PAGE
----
Wednesday, December 27, 2017

The Sidney Wanzer & Sons Creamery of Chicago. (1857-1970s)

Sidney Wanzer (1834-1906) was the son of Nicholas and Betsey (Hill) Wanzer. Sidney and his parents followed his oldest brother Moses to Dundee Township in Kane County, Illinois, about 1840. He married Jane Bradley, the daughter of William S. Bradley from Fairfield, Vermont, on October 22, 1857, in Elgin, Illinois.
Sidney began hauling his 'country-fresh' milk from the farms in the Elgin and Dundee areas to Chicago in 1857. He later partnered with his brother to form the Wanzer Dairy in Chicago.
They pioneered the use of glass milk bottles, scientific testing to determine the butterfat content of milk, mechanical refrigeration for milk storage, and applied the pasteurization process invented by Louis Pasteur to kill bacteria in milk.
Sidney Wanzer & Sons' main plant was at Garfield Boulevard (55th Street) at the Dan Ryan Expressway in Chicago and two other southside plants. Wanzer also had a north-side distribution center on Lawrence Avenue between Ravenswood and  Wolcott.

Wanzer had ten children: Luna, Bertha E., William Bradley, Bessie, Howard Hill, Sidney, Jennie L., Breddie, Arthur Grant, and Charles. They all lived in Chicago.

In November 1948, Wanzer Dairy began publishing the "Wanzer's Kitchen Adventures" magazine with stories and recipes using milk, cream, and other Wanzer products. The magazine's last issue was April 1951.


Carmelita Pope (a Broadway Theatre actress and a pioneer in early television) was a spokesperson for 
Wanzer Dairy's Television commercials. Pope would hold up a half-gallon carton of milk and say, "Wanzer on milk is like Sterling on silver."
Northshore Milk Distribution Wanzer Truck after the blizzard of 1967.
Photo by Charles Chernawsky

Wanzer was sold to the Borden Dairy Company in the 1970s. In April 1999, Hawthorn Mellody Inc. tried to Trademark "Wanzer Dairy" but failed to complete the request.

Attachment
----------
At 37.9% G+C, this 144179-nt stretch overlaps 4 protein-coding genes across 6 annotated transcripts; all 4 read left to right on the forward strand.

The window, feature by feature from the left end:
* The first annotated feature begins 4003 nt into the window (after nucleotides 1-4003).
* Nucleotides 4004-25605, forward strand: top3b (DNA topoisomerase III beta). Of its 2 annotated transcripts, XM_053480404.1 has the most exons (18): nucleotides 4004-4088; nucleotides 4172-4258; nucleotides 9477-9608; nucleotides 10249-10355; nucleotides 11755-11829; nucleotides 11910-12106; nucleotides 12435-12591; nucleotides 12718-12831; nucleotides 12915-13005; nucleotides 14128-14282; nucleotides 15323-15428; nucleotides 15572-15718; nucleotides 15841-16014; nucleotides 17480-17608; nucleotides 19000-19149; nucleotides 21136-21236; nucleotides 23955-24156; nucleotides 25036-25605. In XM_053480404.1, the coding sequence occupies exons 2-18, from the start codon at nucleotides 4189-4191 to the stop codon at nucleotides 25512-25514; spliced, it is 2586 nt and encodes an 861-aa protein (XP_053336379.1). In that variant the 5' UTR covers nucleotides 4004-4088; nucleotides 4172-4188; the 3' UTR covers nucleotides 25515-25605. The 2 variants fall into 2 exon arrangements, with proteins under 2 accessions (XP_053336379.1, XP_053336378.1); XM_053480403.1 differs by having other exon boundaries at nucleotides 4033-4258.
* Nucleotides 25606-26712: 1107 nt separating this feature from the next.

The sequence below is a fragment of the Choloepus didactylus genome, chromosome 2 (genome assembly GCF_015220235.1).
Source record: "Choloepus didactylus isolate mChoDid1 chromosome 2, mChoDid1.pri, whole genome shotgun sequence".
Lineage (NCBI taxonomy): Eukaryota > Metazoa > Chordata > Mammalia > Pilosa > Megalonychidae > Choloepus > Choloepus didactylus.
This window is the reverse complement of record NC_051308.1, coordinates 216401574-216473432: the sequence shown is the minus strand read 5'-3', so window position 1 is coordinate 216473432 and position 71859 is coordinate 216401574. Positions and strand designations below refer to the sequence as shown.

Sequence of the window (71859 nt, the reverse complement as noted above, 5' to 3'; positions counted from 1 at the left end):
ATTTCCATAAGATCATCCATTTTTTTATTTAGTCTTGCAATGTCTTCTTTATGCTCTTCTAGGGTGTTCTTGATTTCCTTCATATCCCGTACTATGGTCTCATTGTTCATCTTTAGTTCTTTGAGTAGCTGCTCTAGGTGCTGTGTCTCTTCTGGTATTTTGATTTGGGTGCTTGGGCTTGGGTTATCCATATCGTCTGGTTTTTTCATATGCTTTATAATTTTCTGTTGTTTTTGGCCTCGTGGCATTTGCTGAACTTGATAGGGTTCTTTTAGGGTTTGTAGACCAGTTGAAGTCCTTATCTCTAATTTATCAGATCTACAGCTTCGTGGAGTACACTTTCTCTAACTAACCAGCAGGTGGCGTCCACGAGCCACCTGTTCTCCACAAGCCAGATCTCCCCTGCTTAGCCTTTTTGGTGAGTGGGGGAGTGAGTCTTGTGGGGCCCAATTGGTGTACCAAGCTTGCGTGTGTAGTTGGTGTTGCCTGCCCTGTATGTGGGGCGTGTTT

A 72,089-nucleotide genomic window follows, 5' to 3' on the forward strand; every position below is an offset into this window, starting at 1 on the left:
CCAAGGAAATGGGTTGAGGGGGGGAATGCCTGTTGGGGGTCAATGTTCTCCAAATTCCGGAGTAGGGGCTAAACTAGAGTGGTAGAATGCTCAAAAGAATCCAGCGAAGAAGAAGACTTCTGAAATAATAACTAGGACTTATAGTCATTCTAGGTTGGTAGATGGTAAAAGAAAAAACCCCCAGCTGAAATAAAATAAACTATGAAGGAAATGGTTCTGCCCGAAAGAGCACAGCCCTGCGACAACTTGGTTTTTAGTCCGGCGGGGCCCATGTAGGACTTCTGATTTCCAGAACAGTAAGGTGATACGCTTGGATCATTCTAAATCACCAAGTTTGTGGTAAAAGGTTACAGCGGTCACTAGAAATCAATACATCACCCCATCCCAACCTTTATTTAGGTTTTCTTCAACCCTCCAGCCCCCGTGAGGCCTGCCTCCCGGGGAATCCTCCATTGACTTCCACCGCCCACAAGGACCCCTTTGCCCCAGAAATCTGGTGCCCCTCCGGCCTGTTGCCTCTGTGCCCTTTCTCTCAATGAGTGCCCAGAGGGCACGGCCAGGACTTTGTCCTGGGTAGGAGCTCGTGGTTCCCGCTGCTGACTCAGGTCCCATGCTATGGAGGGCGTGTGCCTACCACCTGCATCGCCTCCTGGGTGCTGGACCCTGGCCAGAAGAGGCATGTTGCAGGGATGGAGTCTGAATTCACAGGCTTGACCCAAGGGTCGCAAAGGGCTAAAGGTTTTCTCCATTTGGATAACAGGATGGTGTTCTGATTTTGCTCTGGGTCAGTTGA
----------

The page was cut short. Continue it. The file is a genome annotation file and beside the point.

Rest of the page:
Wanzer Dairy Toy 1953 Ford Milk Truck.
Wanzer Milk Box - Holds 4 One Gallon Glass Bottles, 1966
 
Wanzer Glass Milk Gallon, 1950s.
100th Anniversary Paper Milk Carton, 1957.

Ever wonder how milk dating began in Chicago, Illinois? We have Al Capone and older brother Ralph to thank.


Compiled by Dr. Neil Gale, Ph.D.

8 comments:

  1. I remember my uncle delivering Wanzer milk with a horse-drawn carriage when I was little (born 1940), until I was 12 or so. I also remember that ad: "Wanzer on milk is like sterling on silver!" Precious memories!

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  2. MY Dad began delivering Wanzer Milk back with a horse drawn truck. I was too young to remember that but I have several photos of him and his milk truck.

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    1. Rose, please send your Dad's photos to me and I'll include them in the article.
      LivingHistoryOfIllinois@yahoo.com

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    2. Do you know the names of sidney's grandchildren?

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  3. "Sam" was our Wanzer man. My grandfather would put me on his shoulders and walk me down that alley on Eberhardt on the South side of Chicago and ride the horse drawn wagon back to the house.

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  4. We lived on 55th@Wentworth in 1950 thru mid 50s I can remember going to the wanzer milk plant for milk with my grandmother then going to the silver cup plant for bread on garfield blv. 55th st

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    1. Two great products and memotied! BTW, Butternut Bakery was also in that neighborhood!

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  5. I remember milk being delivered to our house in Berwyn in the 70s. I remember Wanzer milk being among he ever-changing brands that were delivered. I hadn't thought of Hawthorne Melody, mentioned in your article, for years. Thanks for the history.

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